House to House: More Renters Than Ever Aspire to Home Ownership
31 July 2011 - 18:35, by , in House To House, No comments

iStock_000011618280smaller-300x200Seven in 10 renters believe owning a home is a priority for their future. This is according to the 2011 National Housing Pulse Survey recently released by the National Association of Realtors®, which said more renters than ever (72 percent) aspire to home ownership, up from 63 percent in 2010.

“It’s no surprise that most renters eventually want to become home owners,” said Batesville, Arkansas Realtor® Bill Olson. “They realize the long-term value of owning a home, as well as the safety and stability that go along with that.”

Similar to previous years, the survey also found an overwhelming majority (72 percent) of Americans said buying a home is a good financial decision. In addition, almost two-thirds (64 percent) thought that now is a good time to buy a home. When asked why home ownership matters to them, respondents cited stability and safety as the top reason. Long-term economic reasons such as building equity followed closely behind.

“Home ownership strengthens communities by preventing crime, improving education and supporting neighborhood upkeep,” said Olson. “Owning a home is also one of the best ways to build long-term wealth and it also offers home owners savings during tax time.”

One of those savings is the mortgage interest deduction. The Arkansas Realtors® Association believes the MID is vital to the stability of the housing market and economy. And so do a majority of Americans. The Pulse Survey found respondents were adamantly against eliminating the MID. Two-thirds of Americans oppose eliminating the tax benefit, while 73 percent believe eliminating the MID will have a negative impact on the housing market as well as the overall economy.

“The MID facilitates home ownership by reducing the carrying costs of owning a home, and can mean significant savings for home owners,” said Olson.

“Realtors® are working hard to make sure that any changes to current programs or incentives don’t jeopardize our collective futures.”

Other key findings of the survey include:

More specific findings from this year’s survey include:

  • More than three quarters of renters (77 percent) say they would be less likely to buy a new home if they were required to make a 20 percent down payment. Among current homeowners, four-in-ten (39 percent) say they would not have been able to buy their current home if they been required to make a 20 percent down payment.
  • Having enough money for a down payment and closing costs is the largest obstacle that makes housing too expensive and unaffordable (82 percent say it is a “huge” or “medium-size” obstacle).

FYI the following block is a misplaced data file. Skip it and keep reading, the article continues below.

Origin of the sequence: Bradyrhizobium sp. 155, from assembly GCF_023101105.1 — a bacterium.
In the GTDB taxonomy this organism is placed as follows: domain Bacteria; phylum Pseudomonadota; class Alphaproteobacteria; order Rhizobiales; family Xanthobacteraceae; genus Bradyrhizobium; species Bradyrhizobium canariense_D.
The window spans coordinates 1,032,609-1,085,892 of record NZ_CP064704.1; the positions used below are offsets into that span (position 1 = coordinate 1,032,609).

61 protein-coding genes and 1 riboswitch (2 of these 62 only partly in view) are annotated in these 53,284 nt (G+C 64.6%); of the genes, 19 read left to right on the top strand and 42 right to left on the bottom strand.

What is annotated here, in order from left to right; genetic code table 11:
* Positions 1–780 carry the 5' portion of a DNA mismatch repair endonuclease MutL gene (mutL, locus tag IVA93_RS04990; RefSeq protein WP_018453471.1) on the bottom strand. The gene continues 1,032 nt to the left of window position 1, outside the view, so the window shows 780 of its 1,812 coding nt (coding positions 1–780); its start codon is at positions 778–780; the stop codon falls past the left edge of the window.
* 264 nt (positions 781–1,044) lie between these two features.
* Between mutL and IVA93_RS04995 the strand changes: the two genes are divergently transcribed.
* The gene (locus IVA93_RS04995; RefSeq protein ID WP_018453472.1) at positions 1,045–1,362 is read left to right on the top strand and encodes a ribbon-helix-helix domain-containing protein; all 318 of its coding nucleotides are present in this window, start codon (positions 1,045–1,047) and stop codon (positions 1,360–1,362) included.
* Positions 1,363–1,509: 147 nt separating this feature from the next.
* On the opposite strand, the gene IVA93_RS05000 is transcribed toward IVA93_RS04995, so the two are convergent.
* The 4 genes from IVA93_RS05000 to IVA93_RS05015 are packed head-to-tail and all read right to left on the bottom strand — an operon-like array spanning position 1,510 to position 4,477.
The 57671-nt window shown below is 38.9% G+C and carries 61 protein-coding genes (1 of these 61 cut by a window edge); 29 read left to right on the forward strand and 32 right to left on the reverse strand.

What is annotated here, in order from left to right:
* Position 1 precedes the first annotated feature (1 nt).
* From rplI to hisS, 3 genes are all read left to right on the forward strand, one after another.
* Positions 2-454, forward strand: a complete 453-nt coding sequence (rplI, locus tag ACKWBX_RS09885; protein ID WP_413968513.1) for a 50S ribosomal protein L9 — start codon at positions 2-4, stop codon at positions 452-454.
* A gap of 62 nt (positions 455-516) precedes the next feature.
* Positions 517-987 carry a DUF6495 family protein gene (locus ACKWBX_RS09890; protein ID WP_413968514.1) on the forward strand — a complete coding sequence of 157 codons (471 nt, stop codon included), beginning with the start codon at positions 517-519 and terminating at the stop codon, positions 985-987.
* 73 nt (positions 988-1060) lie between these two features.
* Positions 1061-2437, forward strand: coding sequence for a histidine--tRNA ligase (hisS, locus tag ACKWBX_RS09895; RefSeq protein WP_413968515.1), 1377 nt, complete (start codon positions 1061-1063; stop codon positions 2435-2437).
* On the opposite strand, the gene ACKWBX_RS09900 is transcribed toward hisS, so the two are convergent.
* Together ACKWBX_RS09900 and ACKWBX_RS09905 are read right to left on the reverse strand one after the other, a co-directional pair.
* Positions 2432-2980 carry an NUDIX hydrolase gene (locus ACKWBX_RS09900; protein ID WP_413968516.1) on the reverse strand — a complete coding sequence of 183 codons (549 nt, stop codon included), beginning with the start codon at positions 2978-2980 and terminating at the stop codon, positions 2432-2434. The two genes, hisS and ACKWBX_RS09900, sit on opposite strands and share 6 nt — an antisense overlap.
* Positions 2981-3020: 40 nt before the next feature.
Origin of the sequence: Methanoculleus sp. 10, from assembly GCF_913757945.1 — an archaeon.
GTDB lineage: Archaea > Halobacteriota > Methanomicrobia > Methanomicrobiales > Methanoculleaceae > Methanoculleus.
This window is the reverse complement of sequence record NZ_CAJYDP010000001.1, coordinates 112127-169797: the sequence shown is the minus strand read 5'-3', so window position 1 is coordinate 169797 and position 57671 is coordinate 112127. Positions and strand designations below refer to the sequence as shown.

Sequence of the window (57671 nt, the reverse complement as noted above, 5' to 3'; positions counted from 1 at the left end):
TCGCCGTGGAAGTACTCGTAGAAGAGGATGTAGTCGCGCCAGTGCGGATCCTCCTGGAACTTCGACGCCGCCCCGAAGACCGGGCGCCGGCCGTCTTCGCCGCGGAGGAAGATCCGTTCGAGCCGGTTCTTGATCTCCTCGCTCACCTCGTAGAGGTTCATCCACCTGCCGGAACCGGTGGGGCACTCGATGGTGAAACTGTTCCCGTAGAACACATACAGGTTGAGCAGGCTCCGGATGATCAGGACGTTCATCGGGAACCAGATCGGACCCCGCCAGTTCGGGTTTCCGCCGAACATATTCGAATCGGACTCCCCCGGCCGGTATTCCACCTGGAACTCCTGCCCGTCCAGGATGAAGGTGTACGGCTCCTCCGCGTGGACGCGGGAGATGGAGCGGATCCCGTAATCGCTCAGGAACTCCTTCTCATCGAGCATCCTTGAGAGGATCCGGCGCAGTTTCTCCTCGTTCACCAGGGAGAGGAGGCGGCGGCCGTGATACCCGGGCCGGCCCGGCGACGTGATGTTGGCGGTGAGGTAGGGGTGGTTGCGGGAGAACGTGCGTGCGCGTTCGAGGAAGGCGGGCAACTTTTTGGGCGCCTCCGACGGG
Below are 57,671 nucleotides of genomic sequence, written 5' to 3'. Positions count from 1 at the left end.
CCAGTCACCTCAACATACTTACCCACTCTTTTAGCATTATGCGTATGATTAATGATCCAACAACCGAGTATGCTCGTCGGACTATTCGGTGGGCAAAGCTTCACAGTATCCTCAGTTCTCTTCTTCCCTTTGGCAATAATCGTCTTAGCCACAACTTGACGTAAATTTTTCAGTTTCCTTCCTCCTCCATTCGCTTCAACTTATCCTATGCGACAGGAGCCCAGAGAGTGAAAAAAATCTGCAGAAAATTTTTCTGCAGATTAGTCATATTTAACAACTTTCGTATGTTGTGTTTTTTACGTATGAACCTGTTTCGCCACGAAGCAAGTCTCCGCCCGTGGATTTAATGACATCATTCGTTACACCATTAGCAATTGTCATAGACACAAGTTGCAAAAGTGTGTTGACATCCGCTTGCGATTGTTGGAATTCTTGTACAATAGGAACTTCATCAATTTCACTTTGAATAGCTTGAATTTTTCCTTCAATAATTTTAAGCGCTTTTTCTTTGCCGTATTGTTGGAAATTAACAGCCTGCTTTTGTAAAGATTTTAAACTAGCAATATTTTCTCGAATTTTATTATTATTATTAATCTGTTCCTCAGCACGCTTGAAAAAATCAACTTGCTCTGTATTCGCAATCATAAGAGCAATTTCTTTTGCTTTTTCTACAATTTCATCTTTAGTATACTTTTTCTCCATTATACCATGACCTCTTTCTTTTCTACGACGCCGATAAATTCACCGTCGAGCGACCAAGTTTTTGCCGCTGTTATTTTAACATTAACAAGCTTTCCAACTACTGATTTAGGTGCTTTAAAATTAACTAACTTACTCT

• Two in every three Americans (67 percent) oppose eliminating the home mortgage interest deduction as one part of a plan to reduce the federal deficit. Underscoring the intensity of this opinion, a majority of Americans (51 percent) strongly oppose eliminating it.
  • The stalled economy continues to adversely affect the housing market. Confidence in job security is a top obstacle (80 percent say “huge” or “medium-size”) to home ownership, while job layoffs and unemployment are ranked as the top problem facing Americans (61 percent say it is a “very big” or “fairly big” problem in their area).
  • Foreclosures on homes remain a large concern, with almost half (47 percent) characterizing the issue as either a “very big” or “fairly big” problem in their area.
  • Stability, safety and the long-term economic benefits of ownership top the list of reasons people give for why it is important to own a home.

Closer to home, survey respondents identified people falling behind on their mortgages and the drop in home values as critical concerns in local housing markets. Foreclosures also continue to be a large concern. However, the survey also found that respondents were less concerned about the number of homes and condos for sale than in previous years.

The 2011 National Housing Pulse Survey is conducted by American Strategies and Myers Research & Strategic Services for NAR’s Housing Opportunity Program. The telephone survey was among 1,250 adults nationwide, with an oversample of interviews of those living in the 25 most populous metropolitan statistical areas. The study has a margin of error of plus or minus 3.1 percentage points.

House to House is written by Amy Glover Bryant, APR and distributed weekly by the Arkansas Realtors® Association.

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